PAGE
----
Obituary: John Beard, CBE

John Beard, who died in September 1950 at the age of 78, was fundamentally involved in the creation of the Bank. Following the approval of Birmingham Corporation, in April 1916, to Neville Chamberlain’s scheme for the municipality creating the Birmingham Corporation Savings Bank, the Council appointed a special committee to bring it into effect. That committee consisted of:

    The Lord Mayor (Alderman Neville Chamberlain, JP)

    Alderman J H Lloyd, JP

    Alderman T O Williams

    Councillor C T Appleby

    Councillor J Beard

    Councillor E Hallas


Prior to becoming a Birmingham City Councillor representing Saltley Ward in 1910, John Beard (who was born at Ellerdine in Shropshire) had worked as a labourer, coal miner, and an insurance agent, before taking a prominent part in the organisation of women in the chain-making industry in Cradley Heath. He helped to found the Planet Insurance Company, which was eventually taken over by the Co-operative Insurance Company. He came to Birmingham in 1904 when he was appointed as a full-time organiser of the agricultural section of the Transport and General Workers’ Union.


John Beard was actively involved with the rights of working people, a fact that was acknowledged by the award of the CBE in the 1938 Birthday Honours where the citation of his award noted that he was a "Member and Past President of the Council of Agriculture for England. Formerly President of the Workers' Union and of the Transport & General Workers' Union, President of the Trade Union Congress in 1930."


With the restriction on the operation of the Birmingham Corporation Savings Bank that deposits could only be accepted from employed persons by way of deductions from wages, there was a natural distrust by workers that such a scheme would enable employers to take advantage of knowing how much an employee could afford to save. John Beard described this as “this everlasting suspicion” and his background in union work enabled him to talk effectively in the propaganda campaign that was undertaken in factories to publicise the new Bank.


John Beard continued to be a member of the committee of the temporary Bank, and actively canvassed for its replacement by a permanent bank after the War. On June 25th 1919, the Birmingham Corporation Bill came before the Local Legislation Committee of the House of Commons. Councillor Beard was one of a number of people who spoke in favour of the Bill:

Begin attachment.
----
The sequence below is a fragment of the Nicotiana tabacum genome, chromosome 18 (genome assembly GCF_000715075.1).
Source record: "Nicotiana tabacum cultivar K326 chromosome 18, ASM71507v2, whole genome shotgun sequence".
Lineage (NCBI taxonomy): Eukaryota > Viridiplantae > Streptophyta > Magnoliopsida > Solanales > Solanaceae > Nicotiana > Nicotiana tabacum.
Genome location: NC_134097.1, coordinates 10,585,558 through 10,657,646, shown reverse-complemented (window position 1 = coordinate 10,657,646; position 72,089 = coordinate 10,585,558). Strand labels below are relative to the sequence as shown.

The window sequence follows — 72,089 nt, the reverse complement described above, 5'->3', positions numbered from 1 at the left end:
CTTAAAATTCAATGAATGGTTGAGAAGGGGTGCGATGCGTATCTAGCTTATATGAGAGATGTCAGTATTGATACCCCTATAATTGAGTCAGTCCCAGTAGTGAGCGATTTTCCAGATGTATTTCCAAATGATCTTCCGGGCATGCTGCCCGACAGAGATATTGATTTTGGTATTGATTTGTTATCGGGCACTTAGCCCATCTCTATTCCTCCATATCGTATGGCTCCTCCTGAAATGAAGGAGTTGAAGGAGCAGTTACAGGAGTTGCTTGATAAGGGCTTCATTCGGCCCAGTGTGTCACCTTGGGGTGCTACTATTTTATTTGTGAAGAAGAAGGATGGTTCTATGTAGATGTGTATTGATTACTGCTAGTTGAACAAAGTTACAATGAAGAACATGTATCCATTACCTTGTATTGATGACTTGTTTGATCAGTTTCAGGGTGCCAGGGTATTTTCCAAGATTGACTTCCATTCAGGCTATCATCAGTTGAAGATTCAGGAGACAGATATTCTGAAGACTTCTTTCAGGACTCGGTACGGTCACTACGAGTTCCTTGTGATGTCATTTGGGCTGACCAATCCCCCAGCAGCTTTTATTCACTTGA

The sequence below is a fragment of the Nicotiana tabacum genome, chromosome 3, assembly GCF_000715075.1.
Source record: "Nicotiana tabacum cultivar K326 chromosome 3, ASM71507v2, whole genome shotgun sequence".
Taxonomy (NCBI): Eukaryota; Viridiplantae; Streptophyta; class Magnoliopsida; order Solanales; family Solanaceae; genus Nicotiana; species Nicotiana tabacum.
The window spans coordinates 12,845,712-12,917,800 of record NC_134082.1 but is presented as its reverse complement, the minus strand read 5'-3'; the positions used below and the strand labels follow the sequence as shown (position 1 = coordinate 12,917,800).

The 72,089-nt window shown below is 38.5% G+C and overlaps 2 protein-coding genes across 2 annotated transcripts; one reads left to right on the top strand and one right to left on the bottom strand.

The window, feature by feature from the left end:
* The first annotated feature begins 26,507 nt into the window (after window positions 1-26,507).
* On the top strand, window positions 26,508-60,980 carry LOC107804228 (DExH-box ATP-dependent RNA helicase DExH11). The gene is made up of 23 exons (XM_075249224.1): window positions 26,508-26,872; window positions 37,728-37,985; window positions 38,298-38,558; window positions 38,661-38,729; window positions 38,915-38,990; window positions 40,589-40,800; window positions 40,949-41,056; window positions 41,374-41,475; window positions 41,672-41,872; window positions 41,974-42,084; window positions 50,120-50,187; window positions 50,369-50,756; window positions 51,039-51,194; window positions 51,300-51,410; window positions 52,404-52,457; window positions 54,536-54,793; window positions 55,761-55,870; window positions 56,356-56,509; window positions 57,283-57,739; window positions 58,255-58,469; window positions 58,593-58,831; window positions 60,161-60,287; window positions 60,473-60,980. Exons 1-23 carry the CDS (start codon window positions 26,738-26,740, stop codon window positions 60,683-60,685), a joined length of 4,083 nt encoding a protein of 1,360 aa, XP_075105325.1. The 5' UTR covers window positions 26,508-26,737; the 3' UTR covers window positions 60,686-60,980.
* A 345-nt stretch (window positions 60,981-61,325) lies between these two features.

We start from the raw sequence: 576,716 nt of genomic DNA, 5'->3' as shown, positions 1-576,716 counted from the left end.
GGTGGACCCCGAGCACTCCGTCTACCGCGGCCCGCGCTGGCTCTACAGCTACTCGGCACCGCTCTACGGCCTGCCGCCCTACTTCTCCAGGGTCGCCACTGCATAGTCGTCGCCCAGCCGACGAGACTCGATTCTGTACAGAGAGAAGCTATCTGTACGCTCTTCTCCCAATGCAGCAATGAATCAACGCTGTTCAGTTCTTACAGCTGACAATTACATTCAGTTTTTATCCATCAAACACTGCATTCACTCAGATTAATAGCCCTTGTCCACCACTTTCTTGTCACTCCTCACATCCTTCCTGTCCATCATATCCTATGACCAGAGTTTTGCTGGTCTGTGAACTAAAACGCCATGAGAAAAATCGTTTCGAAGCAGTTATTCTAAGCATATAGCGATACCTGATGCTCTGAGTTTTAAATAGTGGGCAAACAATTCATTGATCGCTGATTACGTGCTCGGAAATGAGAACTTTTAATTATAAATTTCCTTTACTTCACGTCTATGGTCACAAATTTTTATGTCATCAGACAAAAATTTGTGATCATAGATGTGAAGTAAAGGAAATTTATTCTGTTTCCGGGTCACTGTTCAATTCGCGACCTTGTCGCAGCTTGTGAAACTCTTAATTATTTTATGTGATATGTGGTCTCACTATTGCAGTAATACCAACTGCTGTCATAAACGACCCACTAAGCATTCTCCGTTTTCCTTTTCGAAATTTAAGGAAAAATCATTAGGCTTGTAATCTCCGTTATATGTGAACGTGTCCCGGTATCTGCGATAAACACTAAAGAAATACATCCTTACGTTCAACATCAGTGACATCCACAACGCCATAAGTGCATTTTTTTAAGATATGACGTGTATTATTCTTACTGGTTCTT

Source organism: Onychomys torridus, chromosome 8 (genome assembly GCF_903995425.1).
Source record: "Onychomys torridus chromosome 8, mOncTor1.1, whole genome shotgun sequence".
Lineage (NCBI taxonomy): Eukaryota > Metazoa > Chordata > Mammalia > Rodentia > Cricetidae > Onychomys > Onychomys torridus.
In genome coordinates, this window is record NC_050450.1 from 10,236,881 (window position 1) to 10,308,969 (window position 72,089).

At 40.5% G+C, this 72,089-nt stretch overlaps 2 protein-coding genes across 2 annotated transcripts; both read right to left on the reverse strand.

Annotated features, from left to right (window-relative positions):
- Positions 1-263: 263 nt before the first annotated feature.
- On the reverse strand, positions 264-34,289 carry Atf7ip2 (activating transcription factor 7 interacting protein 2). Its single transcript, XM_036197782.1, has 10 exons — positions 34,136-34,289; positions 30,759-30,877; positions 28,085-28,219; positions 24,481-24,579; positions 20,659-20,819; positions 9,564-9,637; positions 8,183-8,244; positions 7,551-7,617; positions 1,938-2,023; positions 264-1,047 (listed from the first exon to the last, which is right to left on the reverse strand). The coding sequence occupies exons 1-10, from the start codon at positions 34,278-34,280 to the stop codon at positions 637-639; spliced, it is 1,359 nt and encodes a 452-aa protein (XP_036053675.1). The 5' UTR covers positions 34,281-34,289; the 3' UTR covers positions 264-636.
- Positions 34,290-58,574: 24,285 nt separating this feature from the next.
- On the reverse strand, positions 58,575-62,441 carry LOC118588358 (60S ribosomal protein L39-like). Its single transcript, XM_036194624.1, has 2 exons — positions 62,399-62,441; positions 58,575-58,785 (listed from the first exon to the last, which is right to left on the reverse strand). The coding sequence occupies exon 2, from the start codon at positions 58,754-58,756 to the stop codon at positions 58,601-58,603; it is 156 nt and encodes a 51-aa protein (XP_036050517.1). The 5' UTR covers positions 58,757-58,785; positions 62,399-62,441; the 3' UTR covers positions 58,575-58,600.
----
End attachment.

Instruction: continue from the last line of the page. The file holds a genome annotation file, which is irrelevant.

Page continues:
I regard the proposals of this Bill as eminently in the interests of the community of Birmingham.

I have attended and spoken at several meetings of workmen throughout the city of Birmingham on the Bank. The workers do feel a real interest in the Bank.

The limitations of the present Act have been a severe handicap to us. As a matter of fact, they nearly prevented our getting the Bank started. It may be really much of its prejudice, but the ordinary working man thinks that the employer ought not to know how much he can save, and it is very difficult to tell them that that might be to their advantage as well as to their disadvantage. They think “Well, I am not supposed to know what the employer has got, and the employer has no right to know what I have got.”

My experience is that the habit of saving is accelerated among workpeople by the knowledge that the Municipality provides the means. The Municipality is something they understand. They feel an inducement from it, which the Post Office can never supply.

My view of the Post Office is that it does not induce a man to save as the savings Bank might do, and I do not regard the Post Office as a popular means of saving at all. The post office official looks upon him when he goes to make his deposit as a nuisance, and probably a greater nuisance when he goes to make a withdrawal of a pound.

My view is that it would be a very distinct advantage to encourage the ownership of houses, especially in the city of Birmingham. It would tend to establish a higher standard of life because men would not buy the worst class of house, and if they had a few hundreds of pounds and were able to borrow the remainder, they would build a better class of house.

It would increase a man’s sense of civic and national responsibility, and more than that it would help to keep up the housing problem of Birmingham to a higher standard because of a man’s individual interest in the house itself. It would tend, of course, to more intelligent interest being taken in affairs.


When the Birmingham Municipal Bank came into existence on September 1st 1919, John Beard was a member of the committee responsible for setting up the permanent bank. Then, as Alderman John Beard, he also served on the first two Bank committees until moving to London to take up an executive position with the Workers’ Union. But, after leaving Birmingham, his efforts in helping to establish the Birmingham Municipal Bank were not forgotten; at the Commemoration Dinner for the 1933 opening of the new Broad Street Head Office, Neville Chamberlain recalled that John Beard was one of those "who did yeoman service as pioneers in the early days".



(Obituary compiled with the assistance of Lois Waters – great-granddaughter of John Beard)